Often they do so by explicitly renouncing their past failures. The Topeka School is a sort of rejoinder to Lerner’s first two novels, both of which sparkle because they take a mordantly ambivalent stance towards a narrator who is craven yet sympathetic. Sometimes they do so by introducing politically suspect characters solely for the sake of loudly disavowing them. It is telling that both Rooney and Lerner pit themselves against debaters who believe in earnest engagement with opposing positions: Rooney’s villain of choice in Normal People is a college debater who defends freedom of speech, and Lerner’s adversary in The Topeka School is a high school debate coach who urges his students to consider conservative arguments. Their respective protagonists flirt with these corrupt influences not because they suspect that thinking through Bad Politics might prove philosophically fertile, but rather so that they can demonstrate personal growth when they finally denounce disagreement for good. The enemy is anyone who would countenance the Wrong Position even for the sake of rebutting it. Beware the contamination that may result from exposure to the other side even in a good-faith exchange. Protect yourself! Lerner and Rooney demonstrate their piety by practicing what they preach: their novels are both exercises in retiring intellectual curiosity, and the result is a literature of consummate self-cancellation.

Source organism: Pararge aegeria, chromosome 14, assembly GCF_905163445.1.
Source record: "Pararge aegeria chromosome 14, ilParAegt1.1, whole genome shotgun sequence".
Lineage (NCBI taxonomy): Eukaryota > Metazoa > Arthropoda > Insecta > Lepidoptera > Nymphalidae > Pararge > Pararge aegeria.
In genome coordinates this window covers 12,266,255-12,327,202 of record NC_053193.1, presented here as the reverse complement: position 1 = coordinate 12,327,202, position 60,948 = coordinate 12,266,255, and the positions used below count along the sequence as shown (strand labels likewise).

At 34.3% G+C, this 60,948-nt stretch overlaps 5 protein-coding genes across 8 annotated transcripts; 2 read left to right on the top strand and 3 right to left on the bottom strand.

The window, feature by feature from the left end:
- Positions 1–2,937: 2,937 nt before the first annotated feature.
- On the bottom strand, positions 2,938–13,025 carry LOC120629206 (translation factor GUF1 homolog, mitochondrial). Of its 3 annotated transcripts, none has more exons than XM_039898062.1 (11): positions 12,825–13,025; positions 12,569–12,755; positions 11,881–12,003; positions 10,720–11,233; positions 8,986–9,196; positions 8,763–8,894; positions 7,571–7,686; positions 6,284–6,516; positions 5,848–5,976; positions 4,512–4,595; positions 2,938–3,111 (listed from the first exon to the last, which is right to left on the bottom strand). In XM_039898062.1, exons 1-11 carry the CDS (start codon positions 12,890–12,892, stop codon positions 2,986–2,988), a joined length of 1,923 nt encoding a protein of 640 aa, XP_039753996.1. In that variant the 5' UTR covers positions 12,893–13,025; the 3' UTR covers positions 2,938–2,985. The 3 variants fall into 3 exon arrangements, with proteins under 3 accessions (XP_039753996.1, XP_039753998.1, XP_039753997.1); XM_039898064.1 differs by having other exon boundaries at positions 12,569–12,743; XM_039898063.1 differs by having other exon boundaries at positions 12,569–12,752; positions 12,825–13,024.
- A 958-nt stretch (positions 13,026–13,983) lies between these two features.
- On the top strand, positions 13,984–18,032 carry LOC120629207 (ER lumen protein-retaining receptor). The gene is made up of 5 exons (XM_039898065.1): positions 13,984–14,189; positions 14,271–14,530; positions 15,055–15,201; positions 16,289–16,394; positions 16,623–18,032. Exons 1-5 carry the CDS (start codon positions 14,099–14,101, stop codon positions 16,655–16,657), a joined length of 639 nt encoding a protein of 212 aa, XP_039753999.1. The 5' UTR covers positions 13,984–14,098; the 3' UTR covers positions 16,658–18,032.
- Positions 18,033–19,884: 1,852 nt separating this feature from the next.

*

It is probably just as well, at least in the case of the sanctimonists, that aesthetics is dissolving into politics, because novels that cancel themselves and all their wayward characters do not make for strong art. For one thing, they are stupefyingly smug. As the critic Nathan Goldman has remarked about the passage in The Topeka School in which Lerner’s protagonist recollects how much he loved performing cunnilingus on his high school love interest,